How many people have that spark of inspiration but smother it before they even put the first word on paper? How many more work almost all the way to the finish line only to hold back at the last minute?
Fear of judgement. Fear of failure. Maybe even fear of success. So many fears creep up when we’re about to put our writing out there into the world.
Thankfully, there are ways to conquer these fear. Well, “conquer” might be too strong a word. Let’s say “manage.” Many successful writers have developed skills that help them manage their anxieties around publishing.
Leo Babauta, in an article called “How to Put Your Writing in Public,” has written about his process for moving through these common fears.
Check out the full article for all the details and context. But I’ll summarize below:
1. Write for one person. There’s no use writing with an imaginary audience of thousands in mind. That’d get confusing pretty quickly. Instead, write as if you’re having a conversation with a single person (a friend, a family member, a specific reader, etc.).
2. Start with a small audience. This advice is particularly helpful if you’re blogging or publishing new content regularly. If you start with a small readership, you’ll be more comfortable and can build your skills quietly. As your audience grows, so will your confidence.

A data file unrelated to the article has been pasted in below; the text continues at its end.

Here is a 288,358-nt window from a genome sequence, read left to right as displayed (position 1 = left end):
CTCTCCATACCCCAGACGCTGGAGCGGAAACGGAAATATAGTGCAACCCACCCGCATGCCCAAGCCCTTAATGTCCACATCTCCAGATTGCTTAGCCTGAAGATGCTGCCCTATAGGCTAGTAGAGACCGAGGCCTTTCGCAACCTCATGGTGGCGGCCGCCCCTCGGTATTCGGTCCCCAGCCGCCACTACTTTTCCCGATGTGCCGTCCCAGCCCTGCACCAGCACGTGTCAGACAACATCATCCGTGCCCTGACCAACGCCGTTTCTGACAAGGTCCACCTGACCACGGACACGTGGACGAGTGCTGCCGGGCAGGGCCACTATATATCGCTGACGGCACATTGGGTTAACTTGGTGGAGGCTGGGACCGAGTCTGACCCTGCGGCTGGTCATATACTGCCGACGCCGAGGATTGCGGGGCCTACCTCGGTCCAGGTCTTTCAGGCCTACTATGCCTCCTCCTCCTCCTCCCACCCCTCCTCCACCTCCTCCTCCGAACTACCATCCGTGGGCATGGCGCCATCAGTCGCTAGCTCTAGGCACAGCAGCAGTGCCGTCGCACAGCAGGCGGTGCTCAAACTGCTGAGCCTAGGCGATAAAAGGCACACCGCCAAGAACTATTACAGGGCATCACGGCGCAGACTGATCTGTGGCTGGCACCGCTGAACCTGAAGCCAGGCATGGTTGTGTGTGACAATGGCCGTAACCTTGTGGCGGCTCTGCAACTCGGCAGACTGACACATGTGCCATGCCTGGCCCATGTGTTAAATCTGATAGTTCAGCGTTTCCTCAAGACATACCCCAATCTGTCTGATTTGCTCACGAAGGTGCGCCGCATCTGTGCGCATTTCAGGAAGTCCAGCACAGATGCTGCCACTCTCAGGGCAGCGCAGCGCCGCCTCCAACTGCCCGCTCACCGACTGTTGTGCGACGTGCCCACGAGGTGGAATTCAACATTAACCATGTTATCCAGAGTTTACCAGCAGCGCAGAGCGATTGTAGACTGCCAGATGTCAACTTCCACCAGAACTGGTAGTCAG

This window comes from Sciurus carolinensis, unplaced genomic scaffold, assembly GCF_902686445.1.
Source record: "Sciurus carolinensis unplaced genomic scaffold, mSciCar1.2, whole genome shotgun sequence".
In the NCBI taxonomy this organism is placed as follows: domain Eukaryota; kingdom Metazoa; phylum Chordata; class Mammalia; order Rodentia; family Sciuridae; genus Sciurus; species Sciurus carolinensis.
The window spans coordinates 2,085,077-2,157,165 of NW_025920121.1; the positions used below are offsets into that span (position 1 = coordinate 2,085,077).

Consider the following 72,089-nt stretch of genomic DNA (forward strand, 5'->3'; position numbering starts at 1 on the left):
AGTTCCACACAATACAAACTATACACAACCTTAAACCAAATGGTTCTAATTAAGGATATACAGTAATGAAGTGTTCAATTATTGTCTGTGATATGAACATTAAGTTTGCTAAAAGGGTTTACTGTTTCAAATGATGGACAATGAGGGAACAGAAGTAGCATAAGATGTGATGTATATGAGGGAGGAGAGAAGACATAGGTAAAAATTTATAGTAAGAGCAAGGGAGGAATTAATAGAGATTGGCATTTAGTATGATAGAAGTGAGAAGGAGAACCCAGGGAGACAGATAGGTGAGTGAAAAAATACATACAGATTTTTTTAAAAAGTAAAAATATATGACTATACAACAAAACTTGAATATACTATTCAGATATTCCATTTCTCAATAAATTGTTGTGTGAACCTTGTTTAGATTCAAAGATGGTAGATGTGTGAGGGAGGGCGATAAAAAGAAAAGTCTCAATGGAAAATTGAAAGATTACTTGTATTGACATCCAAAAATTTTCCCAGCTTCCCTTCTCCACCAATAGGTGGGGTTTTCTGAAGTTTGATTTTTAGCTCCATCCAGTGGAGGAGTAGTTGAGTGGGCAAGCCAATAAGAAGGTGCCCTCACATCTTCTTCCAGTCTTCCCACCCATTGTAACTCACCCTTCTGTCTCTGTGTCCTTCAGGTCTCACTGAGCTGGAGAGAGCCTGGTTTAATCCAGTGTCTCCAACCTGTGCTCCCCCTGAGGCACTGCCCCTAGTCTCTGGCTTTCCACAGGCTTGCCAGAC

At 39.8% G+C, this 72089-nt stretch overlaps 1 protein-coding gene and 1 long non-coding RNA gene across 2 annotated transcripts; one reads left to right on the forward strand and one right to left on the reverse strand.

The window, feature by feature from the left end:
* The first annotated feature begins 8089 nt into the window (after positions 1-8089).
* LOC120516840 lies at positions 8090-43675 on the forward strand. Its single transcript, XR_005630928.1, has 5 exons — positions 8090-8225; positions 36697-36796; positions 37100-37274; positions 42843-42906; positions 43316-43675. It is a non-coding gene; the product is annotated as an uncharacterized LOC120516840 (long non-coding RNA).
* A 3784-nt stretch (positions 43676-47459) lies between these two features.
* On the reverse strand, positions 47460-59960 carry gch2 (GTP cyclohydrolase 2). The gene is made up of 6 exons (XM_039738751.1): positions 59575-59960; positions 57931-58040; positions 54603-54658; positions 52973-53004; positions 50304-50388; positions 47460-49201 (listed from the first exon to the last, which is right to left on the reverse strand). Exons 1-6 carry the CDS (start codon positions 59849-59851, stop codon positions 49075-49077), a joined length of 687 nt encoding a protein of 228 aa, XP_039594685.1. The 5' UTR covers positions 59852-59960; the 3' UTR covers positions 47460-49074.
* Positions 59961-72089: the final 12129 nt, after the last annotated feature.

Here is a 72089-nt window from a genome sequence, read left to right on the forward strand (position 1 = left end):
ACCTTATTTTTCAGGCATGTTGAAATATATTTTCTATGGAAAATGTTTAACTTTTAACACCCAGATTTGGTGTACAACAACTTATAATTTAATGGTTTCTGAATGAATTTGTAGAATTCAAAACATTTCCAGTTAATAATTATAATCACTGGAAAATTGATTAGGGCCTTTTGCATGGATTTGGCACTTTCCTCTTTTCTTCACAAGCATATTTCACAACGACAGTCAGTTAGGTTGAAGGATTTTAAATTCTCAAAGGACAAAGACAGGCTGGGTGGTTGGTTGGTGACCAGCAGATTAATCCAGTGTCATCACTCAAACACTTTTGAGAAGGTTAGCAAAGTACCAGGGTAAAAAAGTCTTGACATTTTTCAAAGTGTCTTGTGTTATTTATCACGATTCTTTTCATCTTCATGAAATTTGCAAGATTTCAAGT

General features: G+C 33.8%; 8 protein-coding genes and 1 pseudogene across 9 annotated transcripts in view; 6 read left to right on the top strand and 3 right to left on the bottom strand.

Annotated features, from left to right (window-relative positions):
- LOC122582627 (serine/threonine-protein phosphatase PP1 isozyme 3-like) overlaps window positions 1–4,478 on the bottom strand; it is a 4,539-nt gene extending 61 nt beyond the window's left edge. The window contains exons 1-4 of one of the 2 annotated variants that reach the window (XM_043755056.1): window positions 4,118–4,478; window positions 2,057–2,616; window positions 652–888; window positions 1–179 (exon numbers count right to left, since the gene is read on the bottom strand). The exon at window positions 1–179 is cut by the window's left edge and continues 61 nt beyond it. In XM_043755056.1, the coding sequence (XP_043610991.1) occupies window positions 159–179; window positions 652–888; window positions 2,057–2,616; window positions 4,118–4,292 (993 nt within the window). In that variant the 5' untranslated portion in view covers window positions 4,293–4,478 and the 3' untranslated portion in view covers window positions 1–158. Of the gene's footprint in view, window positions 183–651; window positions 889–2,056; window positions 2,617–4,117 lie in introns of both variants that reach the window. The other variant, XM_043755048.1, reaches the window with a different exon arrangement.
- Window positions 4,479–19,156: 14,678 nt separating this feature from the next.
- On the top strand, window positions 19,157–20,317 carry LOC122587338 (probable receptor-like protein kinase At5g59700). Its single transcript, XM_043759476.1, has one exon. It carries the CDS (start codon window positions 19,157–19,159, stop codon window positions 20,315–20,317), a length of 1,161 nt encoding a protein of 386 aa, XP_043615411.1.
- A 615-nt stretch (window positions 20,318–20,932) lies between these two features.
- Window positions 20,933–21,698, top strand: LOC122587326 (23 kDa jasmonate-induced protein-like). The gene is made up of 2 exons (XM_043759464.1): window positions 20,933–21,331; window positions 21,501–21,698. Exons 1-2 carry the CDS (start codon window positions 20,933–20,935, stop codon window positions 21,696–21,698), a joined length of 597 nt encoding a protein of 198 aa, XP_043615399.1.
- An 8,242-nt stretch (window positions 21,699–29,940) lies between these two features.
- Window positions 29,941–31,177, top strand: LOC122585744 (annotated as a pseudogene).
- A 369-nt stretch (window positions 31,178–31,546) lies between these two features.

3. Forget about perfection. There’s no such thing as perfect. One man’s trash is another man’s masterpiece. As Leo says, “if you accept that there will be some things you do that are good, and others that are less than good, and that’s part of being a human … you can embrace a wider range of possibilities. You don’t have to hit a home run with every swing.”
4. Be motivated by learning. Be prepared to make mistakes. Then learn from them. Improve. Repeat.
5. Be motivated by helping. If you know that what you have to say can help someone, it’s riskier NOT to publish. Your writing is needed out there in the world.
Leo summarizes his advice with this:
Writing is transformative. It changes you, and the reader. You get feedback from the reader and learn from them. You get accountability and you have to reflect on what you’re learning. You become greater from the attempt to overcome the fear.
How have you overcome your fear of publishing? Is there a mindset, a trick, or challenge that works for you? Let us know in the comments below.
[Fish and boat picture from Shutterstock.]